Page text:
Why are some titles/occupations gender based and others not? I got to thinking about such things and attempted to derive a pattern.
The only rationale I could come up with is that during the gestation of each of these occupations, if there were both male and female participants, then dual occupational titles were created. This may not hold water, but let’s see…
When did restaurants really come into their own? At the end of the 1800’s? Ergo waiter/waitress. What about film and the occupation of acting? Early 1900’s? Actor/actress.
If this concept holds true then the fact that both men and women starting out in the same field needed different names. Host/hostess? Both were necessary as both came to be when the need arose. How about: prince/princess, barman/barmaid, or steward/stewardess. Were each of those name-pairs created at the same time (because both genders were doing the same job)?
Engineer, doctor, lawyer, surveyor, conductor, tailor, sailor and so and so forth, all were originally male-filled jobs. All got names that only have the one gender.
And then there are the occupations where females originally dominated the position, like nurse, midwife, model. There weren’t male versions of those created when they came to be, women exclusively filled those positions.
These days, new occupation titles are always genderless: programmer, copywriter, consultant, developer, designer, controller.
Gender oriented titles are pretty much gone these days. And if not gone, then frowned upon: “I’m not a stewardess, I’m a flight attendant!”
In addition to apocalyptic scenarios, I also enjoy teasing out the possibilities of action/reaction in society’s macro behaviors. Like Freakonomics taught us, what are the implications to what we’re experiencing and how we’re reacting? Here are a few I’ve heard of and some I’ve dreamed up myself. My favorite is Goldie’s “there’s gonna be a rash of December babies born this year due to the work-from-home mandate.”
Close the borders and…
Migrant workers cannot come in to perform the agricultural work needed by 1/3 of the industry.
They won’t be there to pick, pack, and purvey the produce we need directly, and the food industry needs to create our canned, bottled and frozen foods.
Those same workers won’t be there to perform the planting that will result in crops in four to six months.
Close the borders and we eventually starve.
Close the schools and after school programs the daycare facilities and…
All the kids now need parents to stay home.
Many of those parents are critical service workers: police, healthcare, emergency responders, infrastructure repair.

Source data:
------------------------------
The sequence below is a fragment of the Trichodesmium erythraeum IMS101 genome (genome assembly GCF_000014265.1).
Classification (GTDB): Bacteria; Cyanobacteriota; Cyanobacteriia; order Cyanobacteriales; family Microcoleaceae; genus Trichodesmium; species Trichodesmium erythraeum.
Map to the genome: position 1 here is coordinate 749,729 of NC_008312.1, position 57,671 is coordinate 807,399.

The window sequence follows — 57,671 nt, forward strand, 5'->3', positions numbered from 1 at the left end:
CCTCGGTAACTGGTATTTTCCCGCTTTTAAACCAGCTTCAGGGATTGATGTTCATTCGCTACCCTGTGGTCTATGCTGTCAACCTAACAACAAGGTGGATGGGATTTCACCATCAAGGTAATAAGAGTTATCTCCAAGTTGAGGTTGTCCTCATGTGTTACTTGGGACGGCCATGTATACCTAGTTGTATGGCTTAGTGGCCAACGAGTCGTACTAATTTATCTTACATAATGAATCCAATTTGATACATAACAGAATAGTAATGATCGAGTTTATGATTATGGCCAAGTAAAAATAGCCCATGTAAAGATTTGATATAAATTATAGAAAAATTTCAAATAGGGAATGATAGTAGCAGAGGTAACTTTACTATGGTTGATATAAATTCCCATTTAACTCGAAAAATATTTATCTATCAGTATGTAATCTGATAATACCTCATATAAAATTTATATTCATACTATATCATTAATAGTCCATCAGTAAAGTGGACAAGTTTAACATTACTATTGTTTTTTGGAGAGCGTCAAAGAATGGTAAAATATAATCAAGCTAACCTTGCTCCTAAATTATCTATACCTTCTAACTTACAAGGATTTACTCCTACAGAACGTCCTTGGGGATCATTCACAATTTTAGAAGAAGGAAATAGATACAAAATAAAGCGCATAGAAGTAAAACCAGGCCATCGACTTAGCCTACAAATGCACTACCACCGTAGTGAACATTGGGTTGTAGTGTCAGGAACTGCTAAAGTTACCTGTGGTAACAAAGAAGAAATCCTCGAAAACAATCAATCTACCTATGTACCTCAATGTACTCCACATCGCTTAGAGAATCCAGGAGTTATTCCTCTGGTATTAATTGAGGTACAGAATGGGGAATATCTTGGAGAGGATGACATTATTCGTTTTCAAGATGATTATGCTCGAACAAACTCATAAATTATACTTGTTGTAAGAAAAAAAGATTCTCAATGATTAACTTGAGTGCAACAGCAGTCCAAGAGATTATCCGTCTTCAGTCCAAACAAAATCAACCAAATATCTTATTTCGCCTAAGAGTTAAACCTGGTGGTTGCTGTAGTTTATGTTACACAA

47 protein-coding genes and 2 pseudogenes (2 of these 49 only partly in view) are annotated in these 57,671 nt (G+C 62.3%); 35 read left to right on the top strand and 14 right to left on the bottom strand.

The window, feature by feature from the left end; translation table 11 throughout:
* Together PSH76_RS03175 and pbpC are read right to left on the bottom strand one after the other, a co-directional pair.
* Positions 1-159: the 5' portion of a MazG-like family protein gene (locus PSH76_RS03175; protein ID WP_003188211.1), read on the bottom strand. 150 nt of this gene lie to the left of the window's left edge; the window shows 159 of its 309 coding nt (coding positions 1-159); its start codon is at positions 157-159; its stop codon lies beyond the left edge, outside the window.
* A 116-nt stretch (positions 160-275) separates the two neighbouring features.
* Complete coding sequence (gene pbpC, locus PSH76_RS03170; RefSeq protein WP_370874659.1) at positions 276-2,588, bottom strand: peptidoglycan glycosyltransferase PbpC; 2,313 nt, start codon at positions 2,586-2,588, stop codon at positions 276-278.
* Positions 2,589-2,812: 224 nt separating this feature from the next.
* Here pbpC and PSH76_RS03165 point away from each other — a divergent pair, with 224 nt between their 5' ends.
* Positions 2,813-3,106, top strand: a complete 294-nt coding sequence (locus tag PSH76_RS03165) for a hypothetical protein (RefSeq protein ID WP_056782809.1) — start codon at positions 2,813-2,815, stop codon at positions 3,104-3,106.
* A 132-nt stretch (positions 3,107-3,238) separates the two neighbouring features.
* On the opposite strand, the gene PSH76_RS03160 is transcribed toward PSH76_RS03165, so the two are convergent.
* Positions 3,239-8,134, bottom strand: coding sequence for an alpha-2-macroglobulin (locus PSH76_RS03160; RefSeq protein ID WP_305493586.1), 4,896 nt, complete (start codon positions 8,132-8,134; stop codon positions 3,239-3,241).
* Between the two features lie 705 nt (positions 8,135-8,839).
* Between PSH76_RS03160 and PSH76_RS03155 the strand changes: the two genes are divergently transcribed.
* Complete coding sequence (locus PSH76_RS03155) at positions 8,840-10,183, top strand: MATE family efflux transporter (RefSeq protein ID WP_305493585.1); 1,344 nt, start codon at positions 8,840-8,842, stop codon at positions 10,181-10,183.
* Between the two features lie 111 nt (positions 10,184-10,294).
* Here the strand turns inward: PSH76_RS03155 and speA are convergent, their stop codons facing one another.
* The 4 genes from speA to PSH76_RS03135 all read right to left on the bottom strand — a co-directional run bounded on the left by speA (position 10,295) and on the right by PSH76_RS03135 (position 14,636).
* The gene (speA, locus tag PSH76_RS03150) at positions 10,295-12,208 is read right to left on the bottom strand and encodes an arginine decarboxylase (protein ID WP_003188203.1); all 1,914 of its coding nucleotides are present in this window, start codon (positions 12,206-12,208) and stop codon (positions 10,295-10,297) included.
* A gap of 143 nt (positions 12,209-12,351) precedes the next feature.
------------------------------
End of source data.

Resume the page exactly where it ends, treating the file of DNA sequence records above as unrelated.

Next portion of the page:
And the kids won’t be staying home, or alone, or away from the elders who live with them. They’ll be out mixing it up with other neighborhood kids, perhaps more so that had they just stayed in school.
Shut down the hospitality industry and…
Fifteen million low to medium wage people lose work if not their jobs.
Another eight million in the airline industry lose work if not their jobs.
* Suppress spending across the entertainment, sports and restaurant industries and the velocity of money drops through the floor — ending up in a massive recession — one we’ve been expecting for three years.
* Drive the price of oil down below $30/barrel and the booming U.S. shale oil and fracking industry collapses throwing another million workers into the pit.
@ On the bright side, fewer cars on the road means fewer traffic accidents; less air pollution; quicker response to emergency calls (to save an elderly person with COVID symptoms).
* Force everyone to work from home and the homeless go WTF?
@ Fortunately, it’s already second nature to remain socially distant from the homeless.
@ Is there going to be a resurgence of home cooking where millennials learn to make more than Mac-a-cheese and Ramen?
* Too bad Grandma won’t be allowed in the kitchen with those asymptomatic carriers.
* Millions were forced from their homes to live at the whims of the rentier society during the last Great Recession.
@ Although thousands more will end up being force to foreclose during this calamity, at least we know that the rich are just as susceptible to this scourge — so there’s hope a proportionate number will die along with the rest of us.
* Is this the end of the Farmer’s market? Craft fairs? Concerts in the park?
No doubt the unintended and unexpected consequences from this pandemic will continue to play out. How many more can we come up with? I’m sure there are dozens just waiting to be exposed.
More marijuana smoking/eating?
More alcohol binging?
More reviews on movie venues, book venues, products?
In fact, this is no apocalypse at all. This is just people freaking out because this is a NEW way to die, one that nobody has previously experienced. There are still dozens of much more probable ways to die, but we don’t care about those, we know all about those.
It’s the devil we don’t know that instills panic.
Will this devil be worse than suicide? Drug overdoses? Septicemia? Influenza? What about diabetes or auto accidents? Where’s our perspective?
Vanished with the specter of this new addition to our panoply of mortality.
How many apocalyptic authors got that run-on-toilet-paper meme right? None that I’ve read. “Betty, that apocalisp thing they keep talkin’ ’bout on the news is gettin’ mean. Best you go down to the Wal-wart and buy as much damn shit-sheets you can get your hands on.” “Yeah, paper towels’ll do in a pinch.”
With work shut down, with schools closed, with all the banal, mindless pastimes cancelled, how many more of the lower 80% of wage-earners are going to stick a barrel in their mouth, or pop a dozen fentanyl? What will be the fallout from all this draconian “individual distancing” (social distancing — that’s a bloody oxymoron)? Twice as many deaths from the cure than from the cold?
This apocalypse sucks, but it’s all we got. So, I’m enjoying the work-from-home policy—passed down from on high, the extra lunch time, the peaceful time on the toilet (with my hoard of TP), and the new 4:00 PM happy-hour (who’s to know?). I’m no fool though, and so I’m boosting my vitamin-D intake, lots of fluids, and praying that someone will whizz by and breathe me a solid dose of coronavirus cuz’, let’s face it, gotta get busy dying fast or get bored dying slow.